Invasive bugs looking for warm spot to hibernate, says entomologist
Keep windows and doors properly sealed to keep bugs out
With the weather getting colder Agriculture Canada entomologist Christine Noronha says some insects are looking for a place to hibernate — and a warm home is the perfect place.
"They are trying to find these overwintering sites, so they're cold-blooded and they move towards our houses."
Two of the insects Noronha said she is hearing about are Asian ladybeetles and the leaf-footed bug.
The Asian ladybeetle is a non-native species to Canada and was first found in P.E.I. in 1998.
"It's a predator like all other ladybeetles but in the winter it tends to aggregate. So they're aggregating and coming closer to the houses. Some are finding their way into houses."
Noronha said if the population of the Asian ladybeetle grows, they can last longer in the season and cause damage to fruit crops like grapes and pears.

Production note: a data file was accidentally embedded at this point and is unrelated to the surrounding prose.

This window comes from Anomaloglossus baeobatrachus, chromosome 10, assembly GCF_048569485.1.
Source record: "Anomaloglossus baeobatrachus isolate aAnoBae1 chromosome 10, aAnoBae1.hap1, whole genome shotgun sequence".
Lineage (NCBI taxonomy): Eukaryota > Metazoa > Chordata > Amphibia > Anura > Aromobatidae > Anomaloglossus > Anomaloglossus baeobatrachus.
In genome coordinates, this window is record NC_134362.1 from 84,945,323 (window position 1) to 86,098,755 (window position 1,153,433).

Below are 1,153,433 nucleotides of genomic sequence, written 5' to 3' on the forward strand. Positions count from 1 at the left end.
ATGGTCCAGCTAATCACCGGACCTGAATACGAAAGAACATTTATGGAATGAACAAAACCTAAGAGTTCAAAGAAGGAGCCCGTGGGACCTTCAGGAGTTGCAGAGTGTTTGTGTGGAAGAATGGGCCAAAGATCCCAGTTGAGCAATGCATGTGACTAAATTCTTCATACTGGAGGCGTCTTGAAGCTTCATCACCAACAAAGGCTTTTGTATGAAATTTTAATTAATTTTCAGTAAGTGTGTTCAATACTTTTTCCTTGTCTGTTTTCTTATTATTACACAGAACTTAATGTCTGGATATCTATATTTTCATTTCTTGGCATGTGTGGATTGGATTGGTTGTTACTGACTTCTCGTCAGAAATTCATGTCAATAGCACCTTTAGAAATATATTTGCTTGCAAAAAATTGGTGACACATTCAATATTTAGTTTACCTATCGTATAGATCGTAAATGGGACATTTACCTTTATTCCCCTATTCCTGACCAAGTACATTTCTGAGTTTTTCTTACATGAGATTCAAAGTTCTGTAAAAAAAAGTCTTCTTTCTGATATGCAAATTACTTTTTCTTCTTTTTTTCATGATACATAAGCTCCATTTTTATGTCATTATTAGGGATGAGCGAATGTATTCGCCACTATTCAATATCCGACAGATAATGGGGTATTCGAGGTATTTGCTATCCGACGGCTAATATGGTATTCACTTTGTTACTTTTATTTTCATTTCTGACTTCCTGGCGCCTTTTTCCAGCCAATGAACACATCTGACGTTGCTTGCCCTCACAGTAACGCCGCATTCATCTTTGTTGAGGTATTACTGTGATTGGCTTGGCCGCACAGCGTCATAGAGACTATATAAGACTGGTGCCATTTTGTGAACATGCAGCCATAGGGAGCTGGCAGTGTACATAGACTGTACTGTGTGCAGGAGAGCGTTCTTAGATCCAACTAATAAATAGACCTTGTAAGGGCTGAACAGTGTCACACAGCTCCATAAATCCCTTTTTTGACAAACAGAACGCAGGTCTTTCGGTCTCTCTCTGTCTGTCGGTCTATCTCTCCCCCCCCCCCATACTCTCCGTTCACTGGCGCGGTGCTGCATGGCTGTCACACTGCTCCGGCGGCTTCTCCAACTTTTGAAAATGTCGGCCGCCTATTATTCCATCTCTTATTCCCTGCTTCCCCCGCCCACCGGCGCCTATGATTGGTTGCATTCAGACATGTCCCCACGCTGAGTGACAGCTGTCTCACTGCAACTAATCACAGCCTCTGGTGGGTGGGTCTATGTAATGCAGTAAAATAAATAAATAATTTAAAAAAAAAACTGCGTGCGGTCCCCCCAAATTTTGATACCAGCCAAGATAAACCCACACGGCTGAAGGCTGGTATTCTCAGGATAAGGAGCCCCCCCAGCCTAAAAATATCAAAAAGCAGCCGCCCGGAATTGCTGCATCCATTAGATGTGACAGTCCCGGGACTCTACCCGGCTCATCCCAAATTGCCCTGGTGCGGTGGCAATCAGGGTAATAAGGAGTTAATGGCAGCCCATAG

Ensure house is sealed properly
While the leaf-footed bug was once found only in western Canada, it is now found on the Island as well.
Noronha describes the hind legs on the bug as being a bit wider, making it look like a leaf.
"It feeds on conifers, the seeds of conifers so any kind of pine, Douglas fir, those kinds of trees."
Noronha said the leaf-footed bug overwinters as an adult.
"They're pretty big...they're coming in or they're trying to find their way in."
Noronha said the best way to prevent the insects from getting in is to make sure windows and doors are properly sealed.
"Make sure your vents have screening on them."
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With files from Island Morning